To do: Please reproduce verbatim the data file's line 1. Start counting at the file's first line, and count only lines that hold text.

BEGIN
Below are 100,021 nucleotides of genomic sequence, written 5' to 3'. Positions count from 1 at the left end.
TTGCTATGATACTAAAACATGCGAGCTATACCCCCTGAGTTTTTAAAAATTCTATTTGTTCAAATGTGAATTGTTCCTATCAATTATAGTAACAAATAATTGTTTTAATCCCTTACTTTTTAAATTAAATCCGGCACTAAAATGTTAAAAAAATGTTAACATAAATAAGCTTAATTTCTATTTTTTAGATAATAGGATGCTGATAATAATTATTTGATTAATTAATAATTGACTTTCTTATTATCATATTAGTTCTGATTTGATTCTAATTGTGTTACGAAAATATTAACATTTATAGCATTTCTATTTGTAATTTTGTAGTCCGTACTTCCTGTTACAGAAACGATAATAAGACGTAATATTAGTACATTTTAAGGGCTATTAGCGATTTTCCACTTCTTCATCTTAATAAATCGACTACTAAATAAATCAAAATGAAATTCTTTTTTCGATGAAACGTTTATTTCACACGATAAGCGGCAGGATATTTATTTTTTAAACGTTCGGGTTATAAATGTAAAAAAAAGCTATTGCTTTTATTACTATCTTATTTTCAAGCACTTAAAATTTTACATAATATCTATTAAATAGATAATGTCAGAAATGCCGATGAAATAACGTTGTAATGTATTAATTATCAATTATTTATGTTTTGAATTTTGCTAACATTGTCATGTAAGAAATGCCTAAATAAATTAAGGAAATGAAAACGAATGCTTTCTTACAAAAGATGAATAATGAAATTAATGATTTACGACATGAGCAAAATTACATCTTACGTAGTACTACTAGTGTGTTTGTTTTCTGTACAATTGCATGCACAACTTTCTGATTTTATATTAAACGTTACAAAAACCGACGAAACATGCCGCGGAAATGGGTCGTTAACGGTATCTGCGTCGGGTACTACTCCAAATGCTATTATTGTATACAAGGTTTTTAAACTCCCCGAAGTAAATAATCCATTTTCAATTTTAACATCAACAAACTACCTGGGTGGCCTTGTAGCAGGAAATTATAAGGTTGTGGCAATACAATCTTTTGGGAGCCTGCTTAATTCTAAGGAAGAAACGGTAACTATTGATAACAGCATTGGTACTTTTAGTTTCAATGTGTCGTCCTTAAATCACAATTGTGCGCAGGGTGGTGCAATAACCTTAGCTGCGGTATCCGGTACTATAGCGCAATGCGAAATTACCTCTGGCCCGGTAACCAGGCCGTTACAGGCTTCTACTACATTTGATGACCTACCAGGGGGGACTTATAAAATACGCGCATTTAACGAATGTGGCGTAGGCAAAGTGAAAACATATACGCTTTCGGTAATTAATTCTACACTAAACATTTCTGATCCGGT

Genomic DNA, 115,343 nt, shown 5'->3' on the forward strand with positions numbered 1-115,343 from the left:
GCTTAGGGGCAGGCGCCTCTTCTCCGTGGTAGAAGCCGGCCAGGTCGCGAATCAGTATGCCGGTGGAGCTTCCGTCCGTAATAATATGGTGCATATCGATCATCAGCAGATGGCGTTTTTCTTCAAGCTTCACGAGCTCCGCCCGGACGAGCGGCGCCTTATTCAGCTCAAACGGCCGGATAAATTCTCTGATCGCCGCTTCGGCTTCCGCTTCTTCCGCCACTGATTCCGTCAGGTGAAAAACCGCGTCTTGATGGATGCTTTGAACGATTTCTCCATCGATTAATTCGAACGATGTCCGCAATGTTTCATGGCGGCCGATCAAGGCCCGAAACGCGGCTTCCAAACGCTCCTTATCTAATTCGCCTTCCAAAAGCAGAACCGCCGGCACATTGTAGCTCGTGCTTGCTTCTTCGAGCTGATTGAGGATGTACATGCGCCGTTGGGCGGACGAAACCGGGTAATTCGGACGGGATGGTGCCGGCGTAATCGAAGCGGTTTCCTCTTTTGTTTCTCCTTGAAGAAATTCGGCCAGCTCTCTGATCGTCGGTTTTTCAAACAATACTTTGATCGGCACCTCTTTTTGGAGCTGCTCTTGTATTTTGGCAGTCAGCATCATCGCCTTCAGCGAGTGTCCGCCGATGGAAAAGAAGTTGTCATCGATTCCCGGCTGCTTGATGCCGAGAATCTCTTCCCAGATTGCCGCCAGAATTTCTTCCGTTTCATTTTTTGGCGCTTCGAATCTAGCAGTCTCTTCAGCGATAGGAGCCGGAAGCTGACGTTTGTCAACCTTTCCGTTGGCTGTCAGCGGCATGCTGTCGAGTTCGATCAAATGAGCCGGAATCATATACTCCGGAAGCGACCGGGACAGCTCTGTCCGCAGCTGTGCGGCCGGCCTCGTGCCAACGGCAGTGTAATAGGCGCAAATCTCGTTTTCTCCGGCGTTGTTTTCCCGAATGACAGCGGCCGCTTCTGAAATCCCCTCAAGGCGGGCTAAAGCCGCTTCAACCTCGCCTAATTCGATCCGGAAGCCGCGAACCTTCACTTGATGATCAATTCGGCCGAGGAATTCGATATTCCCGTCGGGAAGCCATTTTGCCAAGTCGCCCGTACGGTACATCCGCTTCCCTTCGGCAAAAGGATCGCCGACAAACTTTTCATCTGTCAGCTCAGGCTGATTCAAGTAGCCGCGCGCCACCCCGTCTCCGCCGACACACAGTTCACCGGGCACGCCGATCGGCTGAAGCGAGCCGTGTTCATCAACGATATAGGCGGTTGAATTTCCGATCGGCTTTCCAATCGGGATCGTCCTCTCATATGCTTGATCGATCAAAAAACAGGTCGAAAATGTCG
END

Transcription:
Below are 100,021 nucleotides of genomic sequence, written 5' to 3'. Positions count from 1 at the left end.